Beverly C. Tyler on Steven C. Drielak. Long Island’s Vanished Heiress: The Unsolved Alice Parsons Kidnapping. Charleston, SC: The History Press, 2020. 206 pp. ISBN: 146714679X. $21.99.
The disappearance of Stony Brook’s Alice Parsons from her home Long Meadow Farm on the morning of June 9, 1937 begins a year-long investigation by local, county, state and federal agencies that generates more questions than answers. Over the next five decades, a number of new clues surface which lead to more unsuccessful investigations and physical searches. In the end no charges are brought, no body is discovered and Alice Parson’s disappearance remains unsolved – until now.
Author Steven Drielak’s Long Island’s Vanished Heiress is a mystery storytelling delight. As the story of Alice’s disappearance begins we are introduced to the events of June 9, 1937, as detailed by the main characters: William Parsons, the couple’s maid Anna Kupryanova, and Anna’s son Roy. We learn about their histories, relatives, the people around them, how they came to be together at Long Meadow Farm in Stony Brook and how they relate to each other – at least on the surface.
Alice Parsons is described by shopkeepers as a “nice lady.” She was very involved in the Stony Brook community including with the Three Village Garden Club. Drielak gives a factual account of her positive relationships with her brothers, father and especially with her uncle Colonel Timothy S. Williams, who raised her after her mother died. He notes that she became an heiress following her uncle’s death which may have led to her own death. Drielak also makes it clear that Alice was very active on the farm, not only doing all the housework but helping her husband William “. . . in clearing the land and establishing the poultry livestock.”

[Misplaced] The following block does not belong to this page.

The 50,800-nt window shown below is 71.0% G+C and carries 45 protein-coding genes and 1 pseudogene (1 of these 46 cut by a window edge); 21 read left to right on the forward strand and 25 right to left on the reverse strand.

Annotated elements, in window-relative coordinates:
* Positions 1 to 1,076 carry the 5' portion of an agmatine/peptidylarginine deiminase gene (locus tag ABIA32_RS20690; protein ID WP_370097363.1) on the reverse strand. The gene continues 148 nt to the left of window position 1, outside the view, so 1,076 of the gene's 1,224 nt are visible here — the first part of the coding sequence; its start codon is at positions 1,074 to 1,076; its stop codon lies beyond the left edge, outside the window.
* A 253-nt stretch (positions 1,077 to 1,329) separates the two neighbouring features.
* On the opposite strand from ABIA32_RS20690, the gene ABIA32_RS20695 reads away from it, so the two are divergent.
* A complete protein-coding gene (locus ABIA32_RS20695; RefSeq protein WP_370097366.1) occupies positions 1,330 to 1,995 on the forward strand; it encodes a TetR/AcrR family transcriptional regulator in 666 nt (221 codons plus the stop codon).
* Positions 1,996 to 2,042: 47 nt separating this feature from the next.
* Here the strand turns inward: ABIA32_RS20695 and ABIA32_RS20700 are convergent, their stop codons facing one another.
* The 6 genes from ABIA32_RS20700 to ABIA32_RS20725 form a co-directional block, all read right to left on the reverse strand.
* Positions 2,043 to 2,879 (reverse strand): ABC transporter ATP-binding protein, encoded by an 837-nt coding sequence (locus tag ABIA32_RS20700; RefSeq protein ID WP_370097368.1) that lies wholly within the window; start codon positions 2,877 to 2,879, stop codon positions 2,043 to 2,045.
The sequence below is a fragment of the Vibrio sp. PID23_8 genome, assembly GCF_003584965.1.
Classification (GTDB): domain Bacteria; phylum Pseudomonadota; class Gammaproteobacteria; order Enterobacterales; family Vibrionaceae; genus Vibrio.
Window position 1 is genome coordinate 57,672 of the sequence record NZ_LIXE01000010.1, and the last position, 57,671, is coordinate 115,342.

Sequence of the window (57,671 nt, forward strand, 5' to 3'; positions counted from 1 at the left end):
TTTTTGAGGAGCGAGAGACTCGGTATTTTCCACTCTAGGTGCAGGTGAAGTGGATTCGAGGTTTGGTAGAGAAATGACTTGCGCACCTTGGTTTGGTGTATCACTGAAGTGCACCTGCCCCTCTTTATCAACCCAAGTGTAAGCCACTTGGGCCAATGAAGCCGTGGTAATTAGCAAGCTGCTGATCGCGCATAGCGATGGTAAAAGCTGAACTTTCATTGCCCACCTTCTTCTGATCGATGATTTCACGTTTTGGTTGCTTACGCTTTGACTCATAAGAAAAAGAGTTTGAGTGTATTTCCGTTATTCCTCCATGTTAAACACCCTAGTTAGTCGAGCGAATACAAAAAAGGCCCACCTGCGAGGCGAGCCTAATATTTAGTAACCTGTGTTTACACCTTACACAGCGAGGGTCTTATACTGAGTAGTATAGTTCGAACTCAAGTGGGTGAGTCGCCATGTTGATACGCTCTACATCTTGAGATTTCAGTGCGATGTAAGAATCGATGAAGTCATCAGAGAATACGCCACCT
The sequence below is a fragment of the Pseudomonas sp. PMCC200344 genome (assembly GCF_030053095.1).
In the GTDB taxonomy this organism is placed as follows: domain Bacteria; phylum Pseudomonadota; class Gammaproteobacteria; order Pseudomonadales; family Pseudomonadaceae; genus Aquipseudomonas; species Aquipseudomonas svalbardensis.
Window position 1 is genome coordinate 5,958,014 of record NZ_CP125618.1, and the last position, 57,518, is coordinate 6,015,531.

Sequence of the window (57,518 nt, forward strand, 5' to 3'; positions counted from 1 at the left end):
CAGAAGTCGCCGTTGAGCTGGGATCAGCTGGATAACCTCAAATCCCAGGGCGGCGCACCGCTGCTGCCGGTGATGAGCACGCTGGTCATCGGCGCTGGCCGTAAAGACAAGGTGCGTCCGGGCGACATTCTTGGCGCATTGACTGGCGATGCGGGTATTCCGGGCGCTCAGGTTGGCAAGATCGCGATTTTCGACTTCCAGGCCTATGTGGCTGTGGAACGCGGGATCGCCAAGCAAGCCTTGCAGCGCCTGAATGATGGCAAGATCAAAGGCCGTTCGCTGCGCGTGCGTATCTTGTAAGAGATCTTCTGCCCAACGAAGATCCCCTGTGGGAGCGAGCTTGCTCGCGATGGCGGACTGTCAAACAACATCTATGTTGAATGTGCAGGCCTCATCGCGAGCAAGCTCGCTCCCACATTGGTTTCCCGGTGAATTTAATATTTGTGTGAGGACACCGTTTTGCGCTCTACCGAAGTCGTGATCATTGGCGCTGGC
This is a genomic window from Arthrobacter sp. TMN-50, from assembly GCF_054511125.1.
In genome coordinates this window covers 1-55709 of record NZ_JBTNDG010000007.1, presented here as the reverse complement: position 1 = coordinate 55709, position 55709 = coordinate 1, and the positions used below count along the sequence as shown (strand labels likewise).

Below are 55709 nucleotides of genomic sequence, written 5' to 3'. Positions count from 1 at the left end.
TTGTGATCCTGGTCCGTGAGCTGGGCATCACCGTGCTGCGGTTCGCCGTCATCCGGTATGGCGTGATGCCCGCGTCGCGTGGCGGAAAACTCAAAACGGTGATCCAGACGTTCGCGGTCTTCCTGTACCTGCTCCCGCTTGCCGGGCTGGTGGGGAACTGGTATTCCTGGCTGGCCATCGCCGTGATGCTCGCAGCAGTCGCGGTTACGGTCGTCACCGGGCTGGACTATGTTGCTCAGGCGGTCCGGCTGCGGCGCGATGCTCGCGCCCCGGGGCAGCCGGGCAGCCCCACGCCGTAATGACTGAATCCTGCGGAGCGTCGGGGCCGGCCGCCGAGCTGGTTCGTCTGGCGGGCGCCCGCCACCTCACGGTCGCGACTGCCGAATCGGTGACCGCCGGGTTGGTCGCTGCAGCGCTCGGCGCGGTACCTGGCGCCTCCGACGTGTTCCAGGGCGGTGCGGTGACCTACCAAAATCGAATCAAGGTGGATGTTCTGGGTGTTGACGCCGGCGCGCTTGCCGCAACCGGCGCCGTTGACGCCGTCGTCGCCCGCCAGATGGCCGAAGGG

In the 1930s, the small commercial area of Stony Brook, on the north shore of Long Island fifty miles east of Manhattan, was an area that looked like it had seen better days. It no longer had the activity of the shipbuilding boom of the middle of the 19th century, nor the steady influx of tourism that brought people from New York City between the 1870s and World War I. However, it was soon to be transformed by philanthropist Ward Melville into an attractive car-centric community with a colonial feel and a Federal-style shopping center. The first part of its change was already in place in 1929 when Melville’s mother Jenny purchased what would become the Three Village Inn and transformed it into a tea room and meeting place. South and west of the village stores and homes, Stony Brook was still farm country, including the area purchased by William and Alice Parsons which became Long Meadow Farm.